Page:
ethiCs & mediCine
of Roe v Wade compared to the entitlement right she desires is a major flaw. However, it is a good
beginning, and it is instructive in understanding the underlying and deeply held beliefs and biases of
some on the pro-abortion side of these issues.
Reviewed by Sharon F. Billon, MA (Bioethics), MD, FAAD who is retired from the private
practice of dermatology in Arroyo Grande, California, USA.
Living Gently in a Violent World: The Prophetic Witness of
Stanley Hauerwas and Jean Vanier; introduction by John Swinton. Downers Grove, Ill.:
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In Living Gently in a Violent World, moral theologian Stanley Hauerwas teams up with L’Arche founder
Jean Vanier to reflect on the theological, ethical, ecclesiological, and political lessons to be learned
from the mentally disabled—and more specifically from the L’Arche communities in which people
with mental disabilities live together with those without such disabilities. This short book is comprised
of four essays that emerged from a 2006 conference organized by the Center for Spirituality, Health
and Disability at the University of Aberdeen. The director of the Center, John Swinton, adds a brief
introduction and conclusion.
In the first essay, “The Fragility of L’Arche and the Friendship of God,” Vanier offers an autobiographical
reflection on his forty-two years of living with people with disabilities. He confesses that he “never knew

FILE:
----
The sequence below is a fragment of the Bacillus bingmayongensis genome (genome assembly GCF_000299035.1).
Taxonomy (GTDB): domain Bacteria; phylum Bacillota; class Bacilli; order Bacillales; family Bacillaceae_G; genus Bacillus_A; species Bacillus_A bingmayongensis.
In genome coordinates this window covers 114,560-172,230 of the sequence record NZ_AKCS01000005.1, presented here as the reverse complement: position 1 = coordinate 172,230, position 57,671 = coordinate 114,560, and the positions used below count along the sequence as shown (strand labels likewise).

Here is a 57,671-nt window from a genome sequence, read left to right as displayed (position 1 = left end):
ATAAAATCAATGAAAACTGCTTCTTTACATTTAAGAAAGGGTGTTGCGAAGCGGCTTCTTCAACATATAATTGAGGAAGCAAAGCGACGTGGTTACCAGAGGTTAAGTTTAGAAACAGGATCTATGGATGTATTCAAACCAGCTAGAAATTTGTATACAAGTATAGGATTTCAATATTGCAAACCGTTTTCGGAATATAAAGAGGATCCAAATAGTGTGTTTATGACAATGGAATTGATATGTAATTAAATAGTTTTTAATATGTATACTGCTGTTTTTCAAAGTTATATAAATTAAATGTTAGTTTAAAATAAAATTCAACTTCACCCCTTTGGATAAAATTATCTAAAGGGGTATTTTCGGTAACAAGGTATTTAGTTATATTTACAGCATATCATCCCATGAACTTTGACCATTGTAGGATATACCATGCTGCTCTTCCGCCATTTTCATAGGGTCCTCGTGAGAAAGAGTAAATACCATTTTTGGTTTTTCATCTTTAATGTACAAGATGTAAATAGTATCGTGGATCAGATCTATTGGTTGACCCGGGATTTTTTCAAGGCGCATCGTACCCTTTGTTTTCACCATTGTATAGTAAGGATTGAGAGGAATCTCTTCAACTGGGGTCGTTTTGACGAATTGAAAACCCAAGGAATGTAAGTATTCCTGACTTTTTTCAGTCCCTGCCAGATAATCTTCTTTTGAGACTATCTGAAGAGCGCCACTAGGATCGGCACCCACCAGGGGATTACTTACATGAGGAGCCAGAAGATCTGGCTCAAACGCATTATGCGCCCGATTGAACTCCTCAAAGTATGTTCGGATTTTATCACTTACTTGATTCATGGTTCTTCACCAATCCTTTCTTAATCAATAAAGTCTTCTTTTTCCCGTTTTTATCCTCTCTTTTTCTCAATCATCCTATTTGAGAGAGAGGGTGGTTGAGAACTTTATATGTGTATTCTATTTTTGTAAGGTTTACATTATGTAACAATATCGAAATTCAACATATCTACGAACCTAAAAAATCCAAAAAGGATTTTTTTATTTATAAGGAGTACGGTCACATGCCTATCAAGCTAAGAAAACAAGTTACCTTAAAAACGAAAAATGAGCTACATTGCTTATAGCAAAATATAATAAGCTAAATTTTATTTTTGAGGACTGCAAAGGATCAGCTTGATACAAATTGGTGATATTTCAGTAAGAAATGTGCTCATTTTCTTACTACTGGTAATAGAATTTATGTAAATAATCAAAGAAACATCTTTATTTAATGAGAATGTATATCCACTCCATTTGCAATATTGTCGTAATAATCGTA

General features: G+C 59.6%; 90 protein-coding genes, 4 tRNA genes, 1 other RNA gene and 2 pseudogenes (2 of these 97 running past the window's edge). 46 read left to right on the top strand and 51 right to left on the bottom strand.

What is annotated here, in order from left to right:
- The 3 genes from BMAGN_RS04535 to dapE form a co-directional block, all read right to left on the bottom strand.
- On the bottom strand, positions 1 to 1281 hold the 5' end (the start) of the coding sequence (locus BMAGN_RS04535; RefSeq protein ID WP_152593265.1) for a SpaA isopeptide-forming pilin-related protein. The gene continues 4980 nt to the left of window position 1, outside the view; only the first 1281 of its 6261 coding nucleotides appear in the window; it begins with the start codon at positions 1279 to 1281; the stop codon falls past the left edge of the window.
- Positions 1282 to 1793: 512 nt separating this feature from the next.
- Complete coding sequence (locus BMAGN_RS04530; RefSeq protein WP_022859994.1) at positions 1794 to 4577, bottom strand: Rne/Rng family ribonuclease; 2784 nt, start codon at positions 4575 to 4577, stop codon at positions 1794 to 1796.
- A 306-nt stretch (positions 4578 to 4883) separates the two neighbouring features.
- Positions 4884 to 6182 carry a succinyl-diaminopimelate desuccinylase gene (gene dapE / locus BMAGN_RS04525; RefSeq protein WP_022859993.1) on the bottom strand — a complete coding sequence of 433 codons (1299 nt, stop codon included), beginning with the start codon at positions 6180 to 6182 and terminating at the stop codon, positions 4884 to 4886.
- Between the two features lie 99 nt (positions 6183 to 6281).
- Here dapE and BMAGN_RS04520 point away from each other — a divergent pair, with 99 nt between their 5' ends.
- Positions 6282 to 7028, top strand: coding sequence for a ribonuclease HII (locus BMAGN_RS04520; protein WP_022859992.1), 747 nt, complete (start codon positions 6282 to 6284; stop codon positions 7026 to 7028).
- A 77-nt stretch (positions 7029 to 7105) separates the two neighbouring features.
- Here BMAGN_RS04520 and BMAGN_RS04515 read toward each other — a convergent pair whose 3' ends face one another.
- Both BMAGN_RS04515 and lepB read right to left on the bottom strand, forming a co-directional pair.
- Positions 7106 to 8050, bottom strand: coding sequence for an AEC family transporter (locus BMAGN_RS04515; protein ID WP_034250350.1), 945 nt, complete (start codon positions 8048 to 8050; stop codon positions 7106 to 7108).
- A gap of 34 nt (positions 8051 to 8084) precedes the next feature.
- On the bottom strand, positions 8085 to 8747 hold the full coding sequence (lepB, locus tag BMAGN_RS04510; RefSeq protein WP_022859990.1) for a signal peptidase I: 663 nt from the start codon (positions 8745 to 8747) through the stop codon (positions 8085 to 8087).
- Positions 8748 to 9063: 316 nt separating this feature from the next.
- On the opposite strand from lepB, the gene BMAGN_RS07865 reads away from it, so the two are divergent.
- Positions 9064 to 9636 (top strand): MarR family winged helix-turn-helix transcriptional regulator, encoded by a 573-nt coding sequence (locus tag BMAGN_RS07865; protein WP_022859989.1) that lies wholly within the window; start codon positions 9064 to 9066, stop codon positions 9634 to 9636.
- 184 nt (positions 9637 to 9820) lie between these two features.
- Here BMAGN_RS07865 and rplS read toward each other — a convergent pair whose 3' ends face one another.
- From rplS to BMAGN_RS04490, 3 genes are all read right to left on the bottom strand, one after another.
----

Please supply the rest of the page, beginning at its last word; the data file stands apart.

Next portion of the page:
quite where [he] was going” (23), but through it all God has formed the ever fragile and tenuous L’Arche
communities and, in the process, has changed many lives, allowing L’Arche to serve as a sign of the
gospel. According to Vanier, the gospel presents a vision of “a pyramid of hierarchy . . . changed into
a body, beginning at the bottom.” (30) Such is the message of L’Arche. Vanier thus provocatively asks:
“Does the church really believe in the holiness of people with disabilities?” (34) He concludes that it is
through friendship with the vulnerable that we learn what it means to be a friend of God.
Hauerwas spends the bulk of the second essay, “Finding God in Strange Places: Why L’Arche Needs the
Church,” reflecting on the question: “What does L’Arche have to say to the church?” (43) He argues that
L’Arche “offers a kind of time, a kind of patience, and a kind of placidness that comes from faithfulness
and produces a different understanding of catholicity. That is how L’Arche helps the church find the
gospel.” (56-57) Along the way, Hauerwas critiques the contradictions of modernity, such as the fact that
“in the United States we now spend between 15 and 17 percent of the gross national product on crisis-care